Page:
Isaac Watts: The Hymn Writer

October 29, 2013

Isaac Watts: A Biographical Sketch, Part 4

Pinners’ Hall, London Here Isaac Watts preached from June, 1704, to October, 1708

Pinners’ Hall, London
Here Isaac Watts preached from June, 1704, to October, 1708

Come, we that love the Lord,
And let our joys be known;
Join in a song with sweet accord,
And thus surround the throne.

The sorrows of the mind
Be banished from the place:
Religion never was designed
To make our pleasures less.

 

– Watts, Hymn 20:1,2,10

Very early on his talent for rhyme and verse was apparent and intrigued his mother. Thinking that the rhymes he brought her might be “borrowed” from some other source, she challenged him one day as to his integrity, whereupon he sat down in her presence and composed the following acrostic:.

Title page of Watts first hymnal.

The title page of Watt’s first hymnal published in 1707

 

I  am a vile polluted lump of earth,
S o I’ve continued ever since my birth,
A lthough Jehovah grace does daily give me,
A s sure this monster Satan will deceive me,
C ome therefore, Lord, from Satan’s claws relieve me.

W ash me in thy blood, O Christ,
A nd grace divine impart,
T hen search and try the corners of my heart,
T hat I in all things may be fit to do
S ervice to thee, and sing thy praises too.

When Watts returned home for two years after his studies at Stoke Newington concluded, he was attending his father’s church and began to complain of the psalm singing. The metrical notes and chant-like singing carried no depth of beauty or heights of exaltation.  Watts loved the Psalms but he saw them as not always illuminating the glories of the gospel. When the congregation would sing, one line would lift hearts in praise but the next would bring the mind to thoughts of despair. He was quite sure the church could do better. One Sunday as he was complaining, Isaac Sr. challenged him to provide something better for the church to sing. The young man was already known as a poet, what about lyrics? The following Sunday he returned and the first hymn by Isaac Watts, “Behold the Glories of the Lamb” was sung at the Above Bar Congregational Church.

“Behold the glories of the Lamb, amidst His Father’s throne:
Prepare new honours for His name, and songs before unknown.  [Tweet this!]

 

Portrait of Watts taken from life by G. White, 1727.

Portrait of Watts taken from life by G. White, 1727.

The congregation was so enthused by the hymn that they requested a new one week after week. This was no small matter. While Germany had long been singing the hymns of Martin Luther, the church in England had steadfastly remained committed to singing only from the Psalter. The Psalms were the inspired Word of God! What could be more profitable? Yet Watts knew that the company of those under the New Covenant needed something more. He acknowledged that preaching needed improvement and better methods of prayer should be explored but when it came to the singing of praise, here the church failed most miserably!  In his own introduction to his book of hymns, he writes: “To see the dull Indifference, the negligent and the thoughtless air that sits upon the faces of a whole assembly, while the Psalm is on their lips, might tempt even a charitable observer to suspect the fervency of inward Religion; and ‘tis much to be feared that the minds of most of the worshippers are absent or unconcerned.” (From the preface to Watt’s preface to “Hymns and Spiritual Songs”)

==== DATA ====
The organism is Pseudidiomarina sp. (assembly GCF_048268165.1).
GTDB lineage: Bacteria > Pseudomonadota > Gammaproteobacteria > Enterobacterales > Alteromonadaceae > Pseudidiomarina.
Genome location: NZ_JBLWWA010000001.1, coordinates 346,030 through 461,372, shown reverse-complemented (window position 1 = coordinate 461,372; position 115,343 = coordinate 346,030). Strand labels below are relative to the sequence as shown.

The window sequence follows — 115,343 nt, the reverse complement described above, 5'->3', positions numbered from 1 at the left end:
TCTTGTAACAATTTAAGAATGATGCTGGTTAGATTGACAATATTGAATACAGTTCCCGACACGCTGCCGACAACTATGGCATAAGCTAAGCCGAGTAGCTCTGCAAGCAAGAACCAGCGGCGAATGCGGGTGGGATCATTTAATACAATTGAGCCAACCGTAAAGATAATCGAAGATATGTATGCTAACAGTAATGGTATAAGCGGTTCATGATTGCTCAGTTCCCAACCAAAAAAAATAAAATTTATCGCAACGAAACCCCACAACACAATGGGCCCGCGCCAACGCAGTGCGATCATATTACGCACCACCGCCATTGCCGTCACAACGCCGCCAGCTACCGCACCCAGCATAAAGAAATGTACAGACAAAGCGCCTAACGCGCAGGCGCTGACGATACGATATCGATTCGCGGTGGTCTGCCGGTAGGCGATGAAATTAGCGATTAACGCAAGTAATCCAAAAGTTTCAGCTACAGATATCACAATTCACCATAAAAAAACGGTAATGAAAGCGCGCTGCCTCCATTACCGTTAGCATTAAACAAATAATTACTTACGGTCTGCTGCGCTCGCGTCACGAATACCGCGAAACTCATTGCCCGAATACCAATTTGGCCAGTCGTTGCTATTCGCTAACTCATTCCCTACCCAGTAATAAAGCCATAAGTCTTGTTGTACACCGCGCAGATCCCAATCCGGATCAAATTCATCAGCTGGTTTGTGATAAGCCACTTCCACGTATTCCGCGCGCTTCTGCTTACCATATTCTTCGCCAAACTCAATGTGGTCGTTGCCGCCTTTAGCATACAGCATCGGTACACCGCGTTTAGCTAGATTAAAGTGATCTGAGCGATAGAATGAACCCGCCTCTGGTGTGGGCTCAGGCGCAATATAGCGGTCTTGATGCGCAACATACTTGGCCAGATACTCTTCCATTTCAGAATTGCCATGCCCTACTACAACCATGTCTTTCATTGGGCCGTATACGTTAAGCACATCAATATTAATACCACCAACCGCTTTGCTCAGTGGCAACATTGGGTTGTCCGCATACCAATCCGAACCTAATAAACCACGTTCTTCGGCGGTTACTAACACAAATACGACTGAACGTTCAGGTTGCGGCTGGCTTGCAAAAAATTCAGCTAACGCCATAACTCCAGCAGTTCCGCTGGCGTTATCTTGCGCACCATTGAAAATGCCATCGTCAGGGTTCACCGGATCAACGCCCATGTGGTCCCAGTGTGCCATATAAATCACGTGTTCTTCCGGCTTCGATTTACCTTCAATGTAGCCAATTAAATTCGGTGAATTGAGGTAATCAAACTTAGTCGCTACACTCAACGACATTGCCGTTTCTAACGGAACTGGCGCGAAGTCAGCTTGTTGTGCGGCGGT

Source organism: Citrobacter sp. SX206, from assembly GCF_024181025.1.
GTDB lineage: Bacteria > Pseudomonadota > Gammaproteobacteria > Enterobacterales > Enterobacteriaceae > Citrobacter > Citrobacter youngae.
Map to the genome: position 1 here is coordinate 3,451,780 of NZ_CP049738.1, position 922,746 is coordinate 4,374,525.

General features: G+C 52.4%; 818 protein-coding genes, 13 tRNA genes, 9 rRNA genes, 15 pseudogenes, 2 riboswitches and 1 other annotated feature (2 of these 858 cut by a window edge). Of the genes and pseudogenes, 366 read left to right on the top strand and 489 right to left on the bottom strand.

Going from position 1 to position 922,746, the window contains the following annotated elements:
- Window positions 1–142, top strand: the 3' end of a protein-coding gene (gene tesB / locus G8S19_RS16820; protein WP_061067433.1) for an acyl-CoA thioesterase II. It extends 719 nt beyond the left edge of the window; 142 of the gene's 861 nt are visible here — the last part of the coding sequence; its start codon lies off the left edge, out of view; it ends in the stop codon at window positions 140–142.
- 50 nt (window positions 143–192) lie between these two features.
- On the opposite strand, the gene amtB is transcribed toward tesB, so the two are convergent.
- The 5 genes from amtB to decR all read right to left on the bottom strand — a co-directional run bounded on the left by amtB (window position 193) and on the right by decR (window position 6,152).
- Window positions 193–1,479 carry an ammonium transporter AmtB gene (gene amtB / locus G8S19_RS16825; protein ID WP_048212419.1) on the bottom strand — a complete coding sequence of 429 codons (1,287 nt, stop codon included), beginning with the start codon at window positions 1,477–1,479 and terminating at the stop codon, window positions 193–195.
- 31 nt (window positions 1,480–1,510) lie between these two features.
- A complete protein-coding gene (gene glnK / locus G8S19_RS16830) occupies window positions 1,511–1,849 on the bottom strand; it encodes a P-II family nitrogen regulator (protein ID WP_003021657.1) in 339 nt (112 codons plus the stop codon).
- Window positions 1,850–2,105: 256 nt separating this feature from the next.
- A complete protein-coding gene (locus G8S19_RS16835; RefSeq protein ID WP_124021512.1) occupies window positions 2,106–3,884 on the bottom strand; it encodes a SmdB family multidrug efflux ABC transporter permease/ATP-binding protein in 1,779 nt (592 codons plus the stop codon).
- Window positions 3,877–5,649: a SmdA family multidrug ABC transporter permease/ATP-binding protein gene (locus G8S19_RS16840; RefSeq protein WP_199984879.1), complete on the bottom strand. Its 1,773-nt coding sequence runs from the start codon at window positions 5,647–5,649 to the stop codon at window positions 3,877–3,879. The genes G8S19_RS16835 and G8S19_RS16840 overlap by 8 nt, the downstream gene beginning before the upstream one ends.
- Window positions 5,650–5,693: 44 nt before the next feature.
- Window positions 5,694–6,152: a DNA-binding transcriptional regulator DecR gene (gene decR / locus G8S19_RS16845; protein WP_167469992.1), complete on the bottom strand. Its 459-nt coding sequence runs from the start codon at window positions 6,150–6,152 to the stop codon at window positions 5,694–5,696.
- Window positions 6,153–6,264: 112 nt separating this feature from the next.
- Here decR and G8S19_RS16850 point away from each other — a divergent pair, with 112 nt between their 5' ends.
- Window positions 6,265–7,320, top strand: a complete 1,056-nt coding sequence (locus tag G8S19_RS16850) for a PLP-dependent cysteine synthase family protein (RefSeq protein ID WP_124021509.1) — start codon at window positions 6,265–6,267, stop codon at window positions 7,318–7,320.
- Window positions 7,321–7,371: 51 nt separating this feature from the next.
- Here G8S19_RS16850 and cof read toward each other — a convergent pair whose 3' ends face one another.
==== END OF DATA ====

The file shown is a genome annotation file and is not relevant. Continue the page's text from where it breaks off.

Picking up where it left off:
For Watts, the glories of the gospel must stand front and center. He took issue with singing the songs of a lesser David when the greater David was the one we worshipped. Speaking of some of the Psalms he writes: “Some of them are almost opposite to the spirit of the Gospel… When we are just entering into an evangelic frame by some of the glories of the Gospel presented in the brightest figures of Judaism, yet the very next line perhaps which the clerk parcels out unto us, hath something in it so extremely Jewish and cloudy, that darkens our sight of God the Savior: Thus by keeping too close to David in the house of God, the veil of Moses is thrown over our hearts.” (From the preface to Watt’s preface to “Hymns and Spiritual Songs”)

The Rose - an illustration from the “Divine and Moral Songs “ -  Eighteenth Century Chap-books.

The Rose – an illustration from the “Divine and Moral Songs “ – Eighteenth Century Chap-books.

Much of the hymnody of Watts used today was written in the early period of his life when writing for his father’s church. His “Hymns and Spiritual Songs” was published in 1707 and included “When I Survey the Wondrous Cross,” “Alas, and Did My Savior Bleed,” and “Jesus, Thou everlasting King.” In 1719, Watts published his “The Psalms of David: Imitated in the Language of the New Testament, and Applied to the Christian State and Worship.” He wanted to make David and the Psalms speak in language that the church could relate to. “Oh God, Our Help in Ages Past,” “Jesus Shall Reign” and “Joy to the World” were among these hymns. Despite his immense suffering, he produced a great work of tenderness in 1720 entitled “Divine and Moral Songs, for the use of Children.”  In all, Watts wrote over 500 hymns, many of which are still published and in use today.

“Were the whole realm of nature mine, that were a present far too small;
Love so amazing, so divine, demands my soul, my life, my all.” – Watts
[Tweet this!]